• I will support you through the duration of the process
  • Initially I will set up a call or preferably arrange to meet you
  • Understand your situation
  • Identify any areas of apprehension
  • Flexible approach providing help at the time when you need it the most
  • Help you to come to make sense of the circumstances and prepare yourself and dependents for the process and potential changes ahead.

I have created a bespoke consultancy package following my own traumatic and expensive divorce, the cost and the emotional damage of involving lawyers was a huge shock. The world needed a solution that put families first and helped parents remain on good terms. My first-hand experience will help you save money and navigate through the process.

All it takes is being willing to be good to yourself. Recognising and dealing with stress is an important aspect of living a healthy productive life. Below are some suggestions for ways of handling your stress during the difficult process of divorce.

Follow my top tips…

Keep yourself physically fit and look after yourself

If you have kids or dependents feelings are a priority, the divorce is personal in many ways and you have every right to dedicate time for you to cry, reflect, or simply be alone.Physical exercise including yoga, meditation, tai chi, mindfulness, and a variety of integrative therapies can play a positive role in your health. They create chemical reactions that are proven to reduce anxiety and stress and put you in a good mood.While you may not think that you have the time, try to squeeze in some exercise. Take a walk and enjoy the scenery. It will boost your mood, energise you, and use up some of the stress hormones running through your body.

Make time for fun

Enjoy yourself, have plenty of laughter and fun, plan activities that you enjoy and get involved regularly, it may also be a good opportunity to learn a new skill or pastime. Try not to isolate yourself from others, it may mean getting out of your comfort zone or forcing yourself to get out to have some fun. You’ll find that once you are out and engaging in fun activities you'll not regret making yourself participate.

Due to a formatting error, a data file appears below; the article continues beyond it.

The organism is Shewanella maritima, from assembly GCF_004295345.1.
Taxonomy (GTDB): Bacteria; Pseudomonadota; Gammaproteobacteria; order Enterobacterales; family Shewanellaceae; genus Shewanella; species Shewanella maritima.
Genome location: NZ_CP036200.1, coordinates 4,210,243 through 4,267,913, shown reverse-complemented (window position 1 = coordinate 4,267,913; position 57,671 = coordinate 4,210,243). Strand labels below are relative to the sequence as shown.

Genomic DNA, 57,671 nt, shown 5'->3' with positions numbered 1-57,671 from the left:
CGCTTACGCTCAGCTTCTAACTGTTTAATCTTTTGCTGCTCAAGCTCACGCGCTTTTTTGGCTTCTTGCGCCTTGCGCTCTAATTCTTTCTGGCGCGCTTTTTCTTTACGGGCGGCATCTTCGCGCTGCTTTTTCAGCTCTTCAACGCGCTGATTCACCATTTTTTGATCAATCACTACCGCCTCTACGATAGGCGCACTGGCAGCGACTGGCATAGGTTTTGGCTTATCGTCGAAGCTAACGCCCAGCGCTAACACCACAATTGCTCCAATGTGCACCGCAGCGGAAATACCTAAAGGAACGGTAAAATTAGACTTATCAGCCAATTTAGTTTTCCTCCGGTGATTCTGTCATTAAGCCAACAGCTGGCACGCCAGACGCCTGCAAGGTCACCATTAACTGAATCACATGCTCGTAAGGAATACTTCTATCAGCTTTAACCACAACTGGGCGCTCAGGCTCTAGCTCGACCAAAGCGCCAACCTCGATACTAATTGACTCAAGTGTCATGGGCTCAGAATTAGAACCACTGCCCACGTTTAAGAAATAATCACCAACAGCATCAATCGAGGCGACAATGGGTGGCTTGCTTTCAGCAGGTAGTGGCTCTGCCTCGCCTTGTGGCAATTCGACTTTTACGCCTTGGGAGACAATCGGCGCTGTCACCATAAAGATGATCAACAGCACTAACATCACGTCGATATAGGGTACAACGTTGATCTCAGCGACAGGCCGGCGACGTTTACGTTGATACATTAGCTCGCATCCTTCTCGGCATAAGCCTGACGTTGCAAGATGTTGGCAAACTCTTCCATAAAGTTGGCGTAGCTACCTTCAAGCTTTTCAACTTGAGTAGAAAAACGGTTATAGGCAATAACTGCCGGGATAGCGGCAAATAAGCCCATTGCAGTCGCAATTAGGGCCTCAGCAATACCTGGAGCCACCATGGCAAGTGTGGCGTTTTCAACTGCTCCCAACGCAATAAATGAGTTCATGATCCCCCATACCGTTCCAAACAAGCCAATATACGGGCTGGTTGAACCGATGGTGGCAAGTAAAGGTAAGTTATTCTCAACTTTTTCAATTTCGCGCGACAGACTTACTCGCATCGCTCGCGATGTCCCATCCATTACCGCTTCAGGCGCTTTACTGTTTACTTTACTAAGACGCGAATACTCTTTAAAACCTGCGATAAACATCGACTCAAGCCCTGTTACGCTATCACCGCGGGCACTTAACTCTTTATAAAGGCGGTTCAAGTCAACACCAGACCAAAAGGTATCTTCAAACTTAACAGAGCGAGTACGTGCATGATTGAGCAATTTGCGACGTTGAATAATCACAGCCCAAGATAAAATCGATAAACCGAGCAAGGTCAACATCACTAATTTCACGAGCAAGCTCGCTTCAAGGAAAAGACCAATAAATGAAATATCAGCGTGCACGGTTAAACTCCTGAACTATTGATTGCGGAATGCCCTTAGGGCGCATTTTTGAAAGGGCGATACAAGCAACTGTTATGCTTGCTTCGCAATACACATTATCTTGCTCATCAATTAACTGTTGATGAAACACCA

Feed your mind emotionally and physically

Read a good book, get plenty of rest, take a hot bath, develop a new hobby, eat healthy and nutritious foods, and surround yourself with positive people. Put effort into living a lifestyle that will promote feelings of good self-worth and esteem during this time of adversity.



How to counter sleepless nights

Most adults have problems sleeping at some point in their life. It’s thought that a third of people in the UK have bouts of insomnia. Most healthy adults sleep for an average of seven to nine hours a night. If you’re not getting enough sleep whilst considering separation or going through the divorce process, you may need to take a look at your bedtime ritual and make some simple lifestyle changes.

Think or talk through any tough decisions

manage stress SheffieldWhen you are living ​in a highly stressful situation any decisions or changes to your life should not be made until you have thought of all the consequences.

Take time to think things through and thoroughly weigh up all your options. Give yourself time and be patient with the decision-making process.

Let go of the past and move on

Take the time to learn how to heal from the separation or divorce and those feelings of loss. Try to look internally and own your responsibility in the problems that led to breakdown.

Refuse to engage in conflict with your ex-spouse. If the two of you can't be around each other without arguing, there is no shame in walking away.

It’s important to forgive yourself and your spouse and not to allow the issues and circumstances from the marriage or relationship to follow you into new partnerships.

Taking time to identify what caused the breakdown in the relationship and what you need to change about the way you related to your ex will help you move on after the split more productively.


Watch your diet

During times of stress, we often turn to comfort and fast foods such as chips, pizza, and ice cream. Ironically, these high-fat foods are usually the worst possible choices because they can make us feel lethargic and less able to deal with stress. Not only that, but stress can drive up our blood pressure and raise serum cholesterol levels, wreaking havoc on our arteries and increasing our risk of heart attack.